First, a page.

Journal of Chemical Ecology

, Volume 37, Issue 11, pp 1184–1192 | Cite as

Fire Injury Reduces Inducible Defenses of Lodgepole Pine against Mountain Pine Beetle



We examined the effect of wildfire injury on lodgepole pine chemical defenses against mountain pine beetle. We compared the constitutive phloem chemistry among uninjured, lightly-, moderately-, and severely-injured trees, and the induced chemistry elicited by simulated beetle attack, among these same categories. We also compared the entry rates of caged female beetles into trees of these categories. The volatiles we studied included thirteen monoterpene hydrocarbons, four allylic monoterpene alcohols, one ester, and one phenyl propanoid, of which the monoterpene hydrocarbons always comprised 96% or more of the total. Fire injury reduced the total concentration of these compounds in the induced but not constitutive phloem tissue of lodgepole pines. Fire injury also affected the relative composition of some volatiles in both induced and constitutive phloem. For example, increased fire injury reduced 4-allylanisole, a host compound that inhibits mountain pine beetle aggregation. Increased fire injury also increased (−) α-pinene, which can serve as precursor of pheromone communication. However, it also reduced myrcene and terpinolene, which can serve as stimulants and synergists of pheromone communication. Beetle entry did not show statistical differences among fire injury categories, although there was a trend to increased entry with fire injury. These results suggest that the reduced ability of trees to mobilize induced chemical defenses is an important mechanism behind the higher incidence of attack on fire-injured trees in the field. Future studies should concentrate on whether beetles that enter fire-injured trees are more likely to elicit aggregation, based on the differences we observed in volatile composition.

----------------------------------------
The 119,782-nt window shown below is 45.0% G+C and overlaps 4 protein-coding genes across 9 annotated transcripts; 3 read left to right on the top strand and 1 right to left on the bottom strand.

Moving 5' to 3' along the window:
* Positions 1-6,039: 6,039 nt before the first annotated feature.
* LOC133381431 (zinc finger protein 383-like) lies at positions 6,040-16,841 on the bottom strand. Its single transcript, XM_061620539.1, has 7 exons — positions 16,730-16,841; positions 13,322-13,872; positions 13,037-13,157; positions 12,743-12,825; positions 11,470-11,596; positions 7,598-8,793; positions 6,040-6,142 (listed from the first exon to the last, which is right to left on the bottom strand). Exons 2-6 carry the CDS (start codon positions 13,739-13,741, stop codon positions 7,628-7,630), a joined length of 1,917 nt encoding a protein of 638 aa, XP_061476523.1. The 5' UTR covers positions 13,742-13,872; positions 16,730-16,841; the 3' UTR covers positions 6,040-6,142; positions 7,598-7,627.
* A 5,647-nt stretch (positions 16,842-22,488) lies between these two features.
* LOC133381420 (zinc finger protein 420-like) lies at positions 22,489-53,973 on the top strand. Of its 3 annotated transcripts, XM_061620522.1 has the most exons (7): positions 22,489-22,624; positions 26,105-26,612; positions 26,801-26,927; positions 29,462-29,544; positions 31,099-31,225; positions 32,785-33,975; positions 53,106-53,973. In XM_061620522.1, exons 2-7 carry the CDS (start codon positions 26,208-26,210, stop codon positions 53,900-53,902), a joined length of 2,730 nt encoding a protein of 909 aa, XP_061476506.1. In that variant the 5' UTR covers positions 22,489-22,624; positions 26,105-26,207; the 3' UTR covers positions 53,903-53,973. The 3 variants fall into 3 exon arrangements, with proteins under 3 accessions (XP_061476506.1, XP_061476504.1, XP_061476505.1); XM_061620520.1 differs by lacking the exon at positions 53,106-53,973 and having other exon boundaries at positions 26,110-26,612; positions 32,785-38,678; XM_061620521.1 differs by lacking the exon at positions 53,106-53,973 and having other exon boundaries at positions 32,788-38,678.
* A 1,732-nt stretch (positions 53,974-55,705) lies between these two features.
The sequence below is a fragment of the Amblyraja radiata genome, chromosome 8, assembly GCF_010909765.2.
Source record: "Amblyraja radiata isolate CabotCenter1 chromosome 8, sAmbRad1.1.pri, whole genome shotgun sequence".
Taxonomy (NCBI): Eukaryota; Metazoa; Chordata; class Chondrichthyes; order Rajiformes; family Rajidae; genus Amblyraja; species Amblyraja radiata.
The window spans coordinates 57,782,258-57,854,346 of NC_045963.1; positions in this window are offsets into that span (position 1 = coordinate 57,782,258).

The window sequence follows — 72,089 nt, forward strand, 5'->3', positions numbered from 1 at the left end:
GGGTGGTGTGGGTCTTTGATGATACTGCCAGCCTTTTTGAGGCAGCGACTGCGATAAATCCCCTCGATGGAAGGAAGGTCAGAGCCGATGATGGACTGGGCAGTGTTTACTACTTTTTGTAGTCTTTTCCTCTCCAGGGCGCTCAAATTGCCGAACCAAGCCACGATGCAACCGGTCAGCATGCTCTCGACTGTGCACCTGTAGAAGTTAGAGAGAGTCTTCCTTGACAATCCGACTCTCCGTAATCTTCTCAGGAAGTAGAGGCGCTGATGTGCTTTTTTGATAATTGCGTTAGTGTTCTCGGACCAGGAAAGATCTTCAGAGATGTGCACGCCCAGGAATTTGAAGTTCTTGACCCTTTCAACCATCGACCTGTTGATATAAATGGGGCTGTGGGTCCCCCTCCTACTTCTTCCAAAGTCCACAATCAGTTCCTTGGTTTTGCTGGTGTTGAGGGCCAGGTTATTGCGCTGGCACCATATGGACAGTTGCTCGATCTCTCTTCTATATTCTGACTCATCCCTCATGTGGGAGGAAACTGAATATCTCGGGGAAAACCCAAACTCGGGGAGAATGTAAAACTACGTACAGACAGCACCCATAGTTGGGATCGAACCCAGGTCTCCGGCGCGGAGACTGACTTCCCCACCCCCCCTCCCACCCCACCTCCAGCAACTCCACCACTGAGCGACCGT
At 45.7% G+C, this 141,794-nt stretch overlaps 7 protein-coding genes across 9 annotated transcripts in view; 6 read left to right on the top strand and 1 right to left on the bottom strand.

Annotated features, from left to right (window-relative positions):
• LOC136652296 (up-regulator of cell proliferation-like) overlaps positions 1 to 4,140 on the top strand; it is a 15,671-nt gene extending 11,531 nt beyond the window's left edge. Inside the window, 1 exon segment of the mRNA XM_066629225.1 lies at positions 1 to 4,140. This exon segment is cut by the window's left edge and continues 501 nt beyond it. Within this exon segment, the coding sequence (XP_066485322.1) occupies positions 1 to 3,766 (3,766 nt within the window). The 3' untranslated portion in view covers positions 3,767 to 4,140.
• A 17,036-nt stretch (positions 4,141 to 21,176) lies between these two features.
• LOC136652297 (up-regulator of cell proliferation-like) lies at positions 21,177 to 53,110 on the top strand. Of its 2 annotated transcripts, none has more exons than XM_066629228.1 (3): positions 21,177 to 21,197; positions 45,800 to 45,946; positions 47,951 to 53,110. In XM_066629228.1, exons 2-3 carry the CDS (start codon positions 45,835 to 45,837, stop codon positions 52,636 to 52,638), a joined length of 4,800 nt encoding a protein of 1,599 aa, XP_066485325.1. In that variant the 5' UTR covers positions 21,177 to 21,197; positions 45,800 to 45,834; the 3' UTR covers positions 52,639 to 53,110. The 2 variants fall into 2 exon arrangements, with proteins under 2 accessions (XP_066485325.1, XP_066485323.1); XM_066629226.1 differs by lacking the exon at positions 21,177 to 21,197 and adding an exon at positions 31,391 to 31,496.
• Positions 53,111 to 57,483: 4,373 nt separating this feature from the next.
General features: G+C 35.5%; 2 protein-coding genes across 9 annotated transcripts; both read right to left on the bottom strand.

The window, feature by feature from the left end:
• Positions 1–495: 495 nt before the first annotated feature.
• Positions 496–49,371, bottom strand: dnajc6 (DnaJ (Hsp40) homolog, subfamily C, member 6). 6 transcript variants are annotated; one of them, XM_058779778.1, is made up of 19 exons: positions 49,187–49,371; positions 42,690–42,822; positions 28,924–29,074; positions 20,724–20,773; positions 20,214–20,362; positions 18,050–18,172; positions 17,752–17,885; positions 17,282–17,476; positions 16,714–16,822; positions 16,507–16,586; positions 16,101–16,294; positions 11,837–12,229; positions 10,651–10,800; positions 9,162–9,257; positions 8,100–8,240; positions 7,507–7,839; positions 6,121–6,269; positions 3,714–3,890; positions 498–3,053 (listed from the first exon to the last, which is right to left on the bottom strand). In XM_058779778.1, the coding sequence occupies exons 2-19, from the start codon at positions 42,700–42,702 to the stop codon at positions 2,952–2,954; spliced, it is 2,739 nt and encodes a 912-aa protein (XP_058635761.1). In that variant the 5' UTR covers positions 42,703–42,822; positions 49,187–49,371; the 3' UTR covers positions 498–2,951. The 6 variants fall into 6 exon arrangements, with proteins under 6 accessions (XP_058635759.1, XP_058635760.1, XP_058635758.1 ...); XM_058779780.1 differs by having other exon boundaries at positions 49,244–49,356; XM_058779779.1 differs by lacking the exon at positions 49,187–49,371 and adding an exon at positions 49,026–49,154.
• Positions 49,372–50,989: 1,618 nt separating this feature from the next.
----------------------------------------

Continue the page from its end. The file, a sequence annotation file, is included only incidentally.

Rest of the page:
Key Words

Volatiles Monoterpenes Induction Lodgepole pine Fire Mountain pine beetle Plant defense Semiochemicals 

Supplementary material

10886_2011_31_MOESM1_ESM.doc (116 kb)
ESM 1(DOC 116 kb)


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Copyright information

© Springer Science+Business Media, LLC 2011

Authors and Affiliations

  1. 1.Department of EntomologyUniversity of WisconsinMadisonUSA
  2. 2.Department of Forest and Wildlife EcologyUniversity of WisconsinMadisonUSA

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